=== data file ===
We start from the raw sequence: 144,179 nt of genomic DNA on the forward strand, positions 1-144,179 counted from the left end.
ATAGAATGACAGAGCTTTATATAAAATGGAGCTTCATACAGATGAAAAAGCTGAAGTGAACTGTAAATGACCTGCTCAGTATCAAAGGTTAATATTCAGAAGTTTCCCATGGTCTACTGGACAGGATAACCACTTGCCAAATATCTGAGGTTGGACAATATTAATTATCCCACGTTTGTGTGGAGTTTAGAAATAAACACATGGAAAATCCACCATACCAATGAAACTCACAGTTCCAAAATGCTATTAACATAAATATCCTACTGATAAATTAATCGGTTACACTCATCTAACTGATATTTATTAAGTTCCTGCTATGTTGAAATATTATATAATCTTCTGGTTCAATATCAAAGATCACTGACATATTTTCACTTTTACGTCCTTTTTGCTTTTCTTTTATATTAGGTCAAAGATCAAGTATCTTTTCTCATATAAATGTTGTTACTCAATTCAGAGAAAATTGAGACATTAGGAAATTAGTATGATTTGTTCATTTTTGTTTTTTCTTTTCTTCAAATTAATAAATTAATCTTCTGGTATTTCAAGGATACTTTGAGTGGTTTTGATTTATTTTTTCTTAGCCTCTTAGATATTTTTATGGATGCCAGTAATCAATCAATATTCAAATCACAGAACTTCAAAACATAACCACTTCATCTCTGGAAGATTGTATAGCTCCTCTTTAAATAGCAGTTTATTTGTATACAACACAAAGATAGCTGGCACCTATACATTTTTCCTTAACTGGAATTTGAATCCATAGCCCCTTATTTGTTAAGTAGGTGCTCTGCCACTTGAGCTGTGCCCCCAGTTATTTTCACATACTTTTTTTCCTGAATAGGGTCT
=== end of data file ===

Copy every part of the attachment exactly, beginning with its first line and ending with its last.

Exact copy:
We start from the raw sequence: 144,179 nt of genomic DNA on the forward strand, positions 1-144,179 counted from the left end.
ATAGAATGACAGAGCTTTATATAAAATGGAGCTTCATACAGATGAAAAAGCTGAAGTGAACTGTAAATGACCTGCTCAGTATCAAAGGTTAATATTCAGAAGTTTCCCATGGTCTACTGGACAGGATAACCACTTGCCAAATATCTGAGGTTGGACAATATTAATTATCCCACGTTTGTGTGGAGTTTAGAAATAAACACATGGAAAATCCACCATACCAATGAAACTCACAGTTCCAAAATGCTATTAACATAAATATCCTACTGATAAATTAATCGGTTACACTCATCTAACTGATATTTATTAAGTTCCTGCTATGTTGAAATATTATATAATCTTCTGGTTCAATATCAAAGATCACTGACATATTTTCACTTTTACGTCCTTTTTGCTTTTCTTTTATATTAGGTCAAAGATCAAGTATCTTTTCTCATATAAATGTTGTTACTCAATTCAGAGAAAATTGAGACATTAGGAAATTAGTATGATTTGTTCATTTTTGTTTTTTCTTTTCTTCAAATTAATAAATTAATCTTCTGGTATTTCAAGGATACTTTGAGTGGTTTTGATTTATTTTTTCTTAGCCTCTTAGATATTTTTATGGATGCCAGTAATCAATCAATATTCAAATCACAGAACTTCAAAACATAACCACTTCATCTCTGGAAGATTGTATAGCTCCTCTTTAAATAGCAGTTTATTTGTATACAACACAAAGATAGCTGGCACCTATACATTTTTCCTTAACTGGAATTTGAATCCATAGCCCCTTATTTGTTAAGTAGGTGCTCTGCCACTTGAGCTGTGCCCCCAGTTATTTTCACATACTTTTTTTCCTGAATAGGGTCT